According to a U. S. Federal Reserve report, consumer borrowing increased less than projected in February. Credit has gone up $8.7 billion, the smallest in four months - this after a corrected $18.6 billion gain in January.
These figures nevertheless represent overwhelming debt for Texas and the nation, but economists had predicted a $12 billion increase in the measure of revolving and non-revolving credit loans for February.
Smaller increases in borrowing show that American households are maintaining their habits of paying off their debt. Americans are also attempting to rid themselves of debt because they are more pessimistic regarding their financial situation.
Another report indicated that the economy generated fewer jobs than predicted in March, a signal that it might be some time before the general public takes on more debt. There was an increase in credit-card card debt in the past few months due to the holidays, but credit card borrowing has lessened.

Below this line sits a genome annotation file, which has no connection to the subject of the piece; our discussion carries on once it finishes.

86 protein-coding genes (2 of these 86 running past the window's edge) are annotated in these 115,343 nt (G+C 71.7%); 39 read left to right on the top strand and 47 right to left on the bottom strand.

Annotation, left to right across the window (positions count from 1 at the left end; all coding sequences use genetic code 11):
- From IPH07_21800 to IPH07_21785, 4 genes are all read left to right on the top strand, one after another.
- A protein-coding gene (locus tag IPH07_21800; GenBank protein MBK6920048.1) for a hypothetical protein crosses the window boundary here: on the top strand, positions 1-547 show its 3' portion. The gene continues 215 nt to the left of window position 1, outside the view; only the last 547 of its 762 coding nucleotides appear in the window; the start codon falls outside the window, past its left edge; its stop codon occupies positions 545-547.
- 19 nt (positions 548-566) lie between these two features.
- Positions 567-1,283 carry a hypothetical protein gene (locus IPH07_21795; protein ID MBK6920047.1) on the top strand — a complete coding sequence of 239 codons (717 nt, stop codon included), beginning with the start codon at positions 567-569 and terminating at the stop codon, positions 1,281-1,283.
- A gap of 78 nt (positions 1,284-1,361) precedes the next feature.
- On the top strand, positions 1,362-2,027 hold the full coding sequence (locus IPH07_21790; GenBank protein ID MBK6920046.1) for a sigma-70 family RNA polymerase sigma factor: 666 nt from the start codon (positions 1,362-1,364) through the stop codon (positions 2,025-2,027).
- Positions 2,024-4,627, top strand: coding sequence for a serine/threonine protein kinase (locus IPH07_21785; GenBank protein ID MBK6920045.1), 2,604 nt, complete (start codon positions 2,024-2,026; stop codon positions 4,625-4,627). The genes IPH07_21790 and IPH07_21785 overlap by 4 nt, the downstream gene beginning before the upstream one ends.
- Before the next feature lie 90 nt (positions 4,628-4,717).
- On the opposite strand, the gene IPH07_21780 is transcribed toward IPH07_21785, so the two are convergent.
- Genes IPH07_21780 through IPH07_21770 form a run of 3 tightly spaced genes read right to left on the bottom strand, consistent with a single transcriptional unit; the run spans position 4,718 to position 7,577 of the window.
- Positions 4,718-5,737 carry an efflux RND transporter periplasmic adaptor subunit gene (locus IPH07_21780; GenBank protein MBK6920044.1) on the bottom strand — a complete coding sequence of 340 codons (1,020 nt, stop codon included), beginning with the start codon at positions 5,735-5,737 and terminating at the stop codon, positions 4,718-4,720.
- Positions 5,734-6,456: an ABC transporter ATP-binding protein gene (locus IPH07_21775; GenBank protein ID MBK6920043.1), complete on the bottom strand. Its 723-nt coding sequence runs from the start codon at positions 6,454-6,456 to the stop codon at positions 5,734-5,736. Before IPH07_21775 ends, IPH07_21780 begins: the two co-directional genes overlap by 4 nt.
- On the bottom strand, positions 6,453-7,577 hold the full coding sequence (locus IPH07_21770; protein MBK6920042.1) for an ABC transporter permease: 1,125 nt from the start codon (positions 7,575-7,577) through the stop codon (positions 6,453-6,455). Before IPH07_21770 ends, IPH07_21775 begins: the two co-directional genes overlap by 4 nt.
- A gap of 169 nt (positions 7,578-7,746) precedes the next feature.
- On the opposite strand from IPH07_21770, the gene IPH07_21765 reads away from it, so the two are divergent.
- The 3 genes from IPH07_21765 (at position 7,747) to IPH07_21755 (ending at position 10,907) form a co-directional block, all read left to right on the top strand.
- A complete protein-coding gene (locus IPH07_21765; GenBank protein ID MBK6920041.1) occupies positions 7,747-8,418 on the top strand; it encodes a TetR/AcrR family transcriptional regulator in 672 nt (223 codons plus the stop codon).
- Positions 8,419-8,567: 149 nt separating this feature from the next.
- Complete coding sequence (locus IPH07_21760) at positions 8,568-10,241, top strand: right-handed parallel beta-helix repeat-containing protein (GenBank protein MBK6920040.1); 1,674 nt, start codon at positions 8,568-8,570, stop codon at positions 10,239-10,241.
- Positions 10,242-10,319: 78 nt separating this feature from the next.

Gains in numbers of employees increased 120,000 in March, the tiniest increase in five month, according to the Labor Department in Washington. The unemployment rate dropped from 8.3 percent to 8.2 percent primarily because people left the labor force.
Some observers note that consumer confidence even in the face of overwhelming debt has improved during recent months. Consumer confidence has grown, but budget-conscious customers still feel reluctant to spend more money.
Having said this, many Americans are still in debt and this also contributes to consumers not spending. Bankruptcy laws provide people in Texas with the option to discharge their debts, including credit card debt. Depending on one's circumstances and other available debt relief options, bankruptcy could be the right choice for debt-saddled people looking to solve their financial problems and achieve a fresh start.
Source: Bloomberg, "Consumer Credit in U.S. Rose Less Than Forecast in February," Alex Kowalski, April 6, 2012